Sam Green is a Devon based singer songwriter who also plays with his band 'The Midnight Heist'. We heard that he was appearing at The Loft Live Sessions in September so thought it would be a great idea to find out a little more about him ahead of the show. We caught up and had a really good chat about cookery nightmares, surviving festivals and having a really cool dad who took him to loads of gigs when he was younger....
Q. Firstly, please would you introduce yourself, tell us a bit about you and your music and tell us something fascination about you that not many people know....
A. Hi, I'm Sam. I am a roots musician and songwriter based in North Devon. I live by the sea with my girlfriend and our daughter. I spend most of my time writing, recording, teaching and playing music. I tour a lot and I love playing live. When I'm at home I love to hang out with my family and my friends and when I've got a spare moment, I like to spend it in the water surfing. My music is acoustic based folk-blues. It is soulful, sensitive and conversational, and full of good-time grooves. When I play a show, I play a variety of acoustic and slide guitars, harmonica, foot percussion and sing. I like to write about things that are important to me and the people around me. I sing about love, travel, social injustice and dreams of political revolution. I try though to keep it chilled for people listening and not be too heavy, so all my songs have a positive twist and a sense of humour.
Something fascinating??? Hmmm?? I've had a lot of other jobs over the years. I used to work as a snooker table repair man/fitter for the pro snooker competitions.
Q. I see that you recently supported the legends that are Hayseed Dixie in Totnes recently, how did that come about and how was the show? have you ever considered a Bluegrass cover of a classic song yourself?
A. That was a great night! I actually recorded Dobro for a band in Brighton called 'Dr Bluegrass and the ill-billy 8' a few years ago. The guy who was recording mandolin on that session now plays with Hayseed Dixie. So when I saw they were playing in Totnes I made it my mission to lock down the support slot. I've played a lot of Bluegrass ever since I was a teenager, pretty much any song you can think of played in a bluegrass style is sure to put a smile on your face.
Q. I read about your cookery related nightmare the other night where your mum had to demonstrate how to make an omelette, on another note, how was the Blues Guitar Workshop that you ran at Saunton Road Studios? Was your mum on hand to explain about slide guitar techniques?
A. Ha, no she wasn't around but I'm happy to say that I managed to get through it without her help. That was a really nice workshop. I love teaching guitar to people. For me it's a really wholesome and fulfilling aspect of being a musician. I work as a guitar teacher in North Devon and I'm looking forward to helping with some really cool GCSE music performances this year.
Q. You've played/are playing a number of festivals with your band 'The Midnight Heist' this summer, which have you really enjoyed so far and which are you looking forward to playing?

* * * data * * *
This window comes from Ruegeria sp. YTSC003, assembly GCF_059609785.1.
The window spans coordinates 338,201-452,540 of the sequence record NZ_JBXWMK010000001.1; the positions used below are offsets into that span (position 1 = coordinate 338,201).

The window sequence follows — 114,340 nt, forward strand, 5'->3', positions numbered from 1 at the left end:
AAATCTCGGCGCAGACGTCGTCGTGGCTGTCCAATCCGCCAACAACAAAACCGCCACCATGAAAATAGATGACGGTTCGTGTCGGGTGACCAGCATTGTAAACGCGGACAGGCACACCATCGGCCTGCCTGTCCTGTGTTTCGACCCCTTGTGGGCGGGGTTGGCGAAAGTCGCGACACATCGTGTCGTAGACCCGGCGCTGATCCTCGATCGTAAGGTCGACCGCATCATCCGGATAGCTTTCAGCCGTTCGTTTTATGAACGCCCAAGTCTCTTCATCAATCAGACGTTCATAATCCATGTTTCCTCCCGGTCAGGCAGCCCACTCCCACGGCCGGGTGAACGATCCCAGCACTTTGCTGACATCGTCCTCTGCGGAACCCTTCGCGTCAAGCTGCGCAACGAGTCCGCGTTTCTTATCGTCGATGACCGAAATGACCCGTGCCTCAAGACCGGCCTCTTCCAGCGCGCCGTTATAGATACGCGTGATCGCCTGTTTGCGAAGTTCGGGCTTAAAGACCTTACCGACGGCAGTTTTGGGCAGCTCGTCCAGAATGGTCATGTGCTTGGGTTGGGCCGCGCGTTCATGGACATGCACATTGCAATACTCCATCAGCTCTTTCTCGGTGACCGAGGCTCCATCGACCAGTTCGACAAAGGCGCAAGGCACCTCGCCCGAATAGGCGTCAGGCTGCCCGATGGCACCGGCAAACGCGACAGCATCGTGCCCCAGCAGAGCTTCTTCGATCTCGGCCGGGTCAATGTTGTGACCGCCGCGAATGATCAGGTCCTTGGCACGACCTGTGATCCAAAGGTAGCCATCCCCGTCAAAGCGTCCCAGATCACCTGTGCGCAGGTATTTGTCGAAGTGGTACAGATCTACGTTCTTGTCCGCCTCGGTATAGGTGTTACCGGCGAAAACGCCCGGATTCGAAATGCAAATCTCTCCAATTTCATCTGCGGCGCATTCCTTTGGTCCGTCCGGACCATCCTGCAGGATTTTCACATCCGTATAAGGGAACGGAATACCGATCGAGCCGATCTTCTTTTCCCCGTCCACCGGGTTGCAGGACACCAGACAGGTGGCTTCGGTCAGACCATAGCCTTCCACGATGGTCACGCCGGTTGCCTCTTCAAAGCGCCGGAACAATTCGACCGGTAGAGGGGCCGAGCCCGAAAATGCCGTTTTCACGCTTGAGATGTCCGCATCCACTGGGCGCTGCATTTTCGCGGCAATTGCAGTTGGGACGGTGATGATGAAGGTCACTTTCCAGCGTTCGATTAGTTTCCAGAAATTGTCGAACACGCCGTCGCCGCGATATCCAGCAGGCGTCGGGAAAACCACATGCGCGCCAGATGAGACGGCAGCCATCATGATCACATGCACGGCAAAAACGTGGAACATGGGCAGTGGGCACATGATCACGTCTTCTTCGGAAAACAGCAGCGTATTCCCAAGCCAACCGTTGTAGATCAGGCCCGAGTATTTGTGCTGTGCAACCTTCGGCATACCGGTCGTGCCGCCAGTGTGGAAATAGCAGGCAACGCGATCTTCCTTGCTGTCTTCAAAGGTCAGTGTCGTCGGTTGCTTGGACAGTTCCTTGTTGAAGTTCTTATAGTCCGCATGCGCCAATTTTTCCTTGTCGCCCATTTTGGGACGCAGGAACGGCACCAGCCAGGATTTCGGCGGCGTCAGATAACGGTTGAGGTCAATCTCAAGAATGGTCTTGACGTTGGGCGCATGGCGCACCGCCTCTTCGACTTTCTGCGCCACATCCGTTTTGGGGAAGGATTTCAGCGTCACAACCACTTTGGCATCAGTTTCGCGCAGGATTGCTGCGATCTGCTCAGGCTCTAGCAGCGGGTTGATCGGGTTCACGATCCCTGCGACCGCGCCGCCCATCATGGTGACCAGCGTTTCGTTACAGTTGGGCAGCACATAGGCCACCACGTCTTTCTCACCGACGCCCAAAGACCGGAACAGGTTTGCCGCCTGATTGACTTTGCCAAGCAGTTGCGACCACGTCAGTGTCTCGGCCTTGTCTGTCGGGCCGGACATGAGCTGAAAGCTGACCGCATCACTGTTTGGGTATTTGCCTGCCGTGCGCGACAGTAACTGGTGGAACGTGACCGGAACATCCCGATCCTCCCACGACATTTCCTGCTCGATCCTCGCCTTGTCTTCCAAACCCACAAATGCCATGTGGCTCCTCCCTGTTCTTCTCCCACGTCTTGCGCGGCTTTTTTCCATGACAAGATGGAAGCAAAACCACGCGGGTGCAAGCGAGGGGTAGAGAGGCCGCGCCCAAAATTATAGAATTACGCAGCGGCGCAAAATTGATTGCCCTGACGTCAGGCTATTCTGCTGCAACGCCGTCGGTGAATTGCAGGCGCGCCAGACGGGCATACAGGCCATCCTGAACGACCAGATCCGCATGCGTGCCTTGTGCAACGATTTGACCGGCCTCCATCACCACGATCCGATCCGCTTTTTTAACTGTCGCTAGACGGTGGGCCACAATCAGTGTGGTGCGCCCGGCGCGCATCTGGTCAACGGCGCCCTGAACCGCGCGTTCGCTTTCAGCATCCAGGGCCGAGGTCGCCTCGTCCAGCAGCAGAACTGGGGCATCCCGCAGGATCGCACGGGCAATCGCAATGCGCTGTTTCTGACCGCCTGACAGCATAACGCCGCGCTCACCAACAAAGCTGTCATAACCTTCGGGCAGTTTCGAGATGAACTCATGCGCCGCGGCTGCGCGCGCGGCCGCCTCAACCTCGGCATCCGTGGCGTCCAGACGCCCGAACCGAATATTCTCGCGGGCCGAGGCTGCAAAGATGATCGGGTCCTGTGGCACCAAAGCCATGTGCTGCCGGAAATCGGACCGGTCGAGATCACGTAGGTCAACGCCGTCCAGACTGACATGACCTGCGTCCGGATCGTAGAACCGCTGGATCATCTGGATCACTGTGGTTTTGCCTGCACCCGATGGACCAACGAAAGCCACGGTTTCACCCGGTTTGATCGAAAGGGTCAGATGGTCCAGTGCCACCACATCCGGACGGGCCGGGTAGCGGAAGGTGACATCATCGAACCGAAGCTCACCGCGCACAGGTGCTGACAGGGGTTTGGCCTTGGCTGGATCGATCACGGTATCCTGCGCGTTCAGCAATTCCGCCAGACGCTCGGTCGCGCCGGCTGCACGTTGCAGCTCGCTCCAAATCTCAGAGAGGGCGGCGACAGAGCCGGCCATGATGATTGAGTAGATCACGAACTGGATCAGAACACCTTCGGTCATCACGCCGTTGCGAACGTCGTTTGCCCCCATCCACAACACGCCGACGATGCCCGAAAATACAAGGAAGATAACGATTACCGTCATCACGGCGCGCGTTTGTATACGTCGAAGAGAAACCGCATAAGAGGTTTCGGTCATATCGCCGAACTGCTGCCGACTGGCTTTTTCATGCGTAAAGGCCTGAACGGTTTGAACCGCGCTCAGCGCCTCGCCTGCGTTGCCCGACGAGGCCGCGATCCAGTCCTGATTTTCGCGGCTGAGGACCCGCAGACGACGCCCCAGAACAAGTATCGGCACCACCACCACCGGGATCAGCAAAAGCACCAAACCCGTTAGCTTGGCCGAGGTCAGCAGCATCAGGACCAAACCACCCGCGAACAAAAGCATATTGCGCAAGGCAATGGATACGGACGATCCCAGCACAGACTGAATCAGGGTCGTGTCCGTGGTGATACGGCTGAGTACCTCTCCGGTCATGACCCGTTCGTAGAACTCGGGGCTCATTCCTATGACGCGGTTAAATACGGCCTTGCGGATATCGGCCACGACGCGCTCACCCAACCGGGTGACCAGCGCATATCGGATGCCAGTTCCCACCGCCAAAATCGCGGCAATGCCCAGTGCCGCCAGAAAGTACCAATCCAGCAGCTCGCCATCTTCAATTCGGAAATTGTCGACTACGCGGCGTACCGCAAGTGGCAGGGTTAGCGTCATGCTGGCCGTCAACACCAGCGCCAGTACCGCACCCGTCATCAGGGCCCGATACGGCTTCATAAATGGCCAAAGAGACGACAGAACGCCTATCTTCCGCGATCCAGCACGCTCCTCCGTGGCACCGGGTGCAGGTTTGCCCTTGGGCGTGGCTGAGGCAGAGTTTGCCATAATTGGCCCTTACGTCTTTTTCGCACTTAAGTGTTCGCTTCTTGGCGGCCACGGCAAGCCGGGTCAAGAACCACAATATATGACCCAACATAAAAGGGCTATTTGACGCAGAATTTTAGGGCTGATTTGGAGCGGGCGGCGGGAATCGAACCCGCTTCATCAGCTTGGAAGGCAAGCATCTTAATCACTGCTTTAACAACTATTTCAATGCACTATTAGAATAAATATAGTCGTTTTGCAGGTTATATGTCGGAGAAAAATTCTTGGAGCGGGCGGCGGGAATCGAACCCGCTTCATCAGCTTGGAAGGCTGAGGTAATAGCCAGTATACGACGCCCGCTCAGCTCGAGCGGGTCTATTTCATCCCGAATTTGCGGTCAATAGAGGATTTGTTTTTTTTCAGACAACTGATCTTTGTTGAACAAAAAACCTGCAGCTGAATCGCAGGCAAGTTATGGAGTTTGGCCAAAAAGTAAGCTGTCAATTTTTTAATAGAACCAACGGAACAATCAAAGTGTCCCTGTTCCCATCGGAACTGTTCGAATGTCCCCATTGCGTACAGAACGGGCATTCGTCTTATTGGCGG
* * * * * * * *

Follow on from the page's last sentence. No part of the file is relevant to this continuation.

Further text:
A. This summer season has been great. It was a real honour to headline a stage at the Isle of Wight Festival, and my 4 month old daughter had her first big festival experience at Secret Garden Party. Fieldview Festival is a really cool event which is organised by the guys who play in my band and their families. One of best finales to any summer season though has to be Shambala, can't wait to play this year.
Q. What are your top 3 tips to surviving a larger scale festival?
1. Make sure you have good people with you at all times who will enjoy the festival on your wave-length.
2. Make sure you can always find your way back to your bed.
3. Bring toilet roll.
Q. Please can you describe a typical live show? (if there is such a thing!)
A. Solo shows and band shows are quite different things for me. My solo shows are a great opportunity for me to showcase my songwriting and lots of alternative, organic ways of performing by building up grooves and drops around the riffs and words. It's a more personal affair and it's cool to tell stories about where the songs come from. The band shows are higher energy, lots of sweat, lots of country finger picking, lots of punk rock attitude, lots of blues riffs. It's a case of neck a couple of red bulls and rock out like I'm 14 again in the mosh-pit of The Lemon Grove in Exeter.
Q. Which band or artist made you want to start playing music? Do you remember the first song that you ever learned? Can you still play it?
A. I think it was probably The Beatles or The Beach Boys that got me into music as a young kid. My Dad is a big fan and we used to listen to loads of music in the car from that era. I can remember learning some Chuck Berry, Jimi Hendrix and The Eagles really early on as well. Yeah I can still play em'.
Q. What was the very first (proper) gig that you went to? Who were you there with? What memories do you have from it?
A. I've been really lucky to have my Dad take me to a lot of concerts and festivals. I think I was probably going to gigs with him before I even realised what a gig was! When I was 13 or 14 I went to see my friends band at The Farmhouse in Exmouth which was an early introduction to crowd surfing and moshpit etiquette. My Dad though is the person who took me to see the most live bands when I was younger. Some of the most influential things I've ever seen have been with him, Brian Wilson playing Pet Sounds, Brian Wilson playing Smile and the Cream re-Union show to name just a few.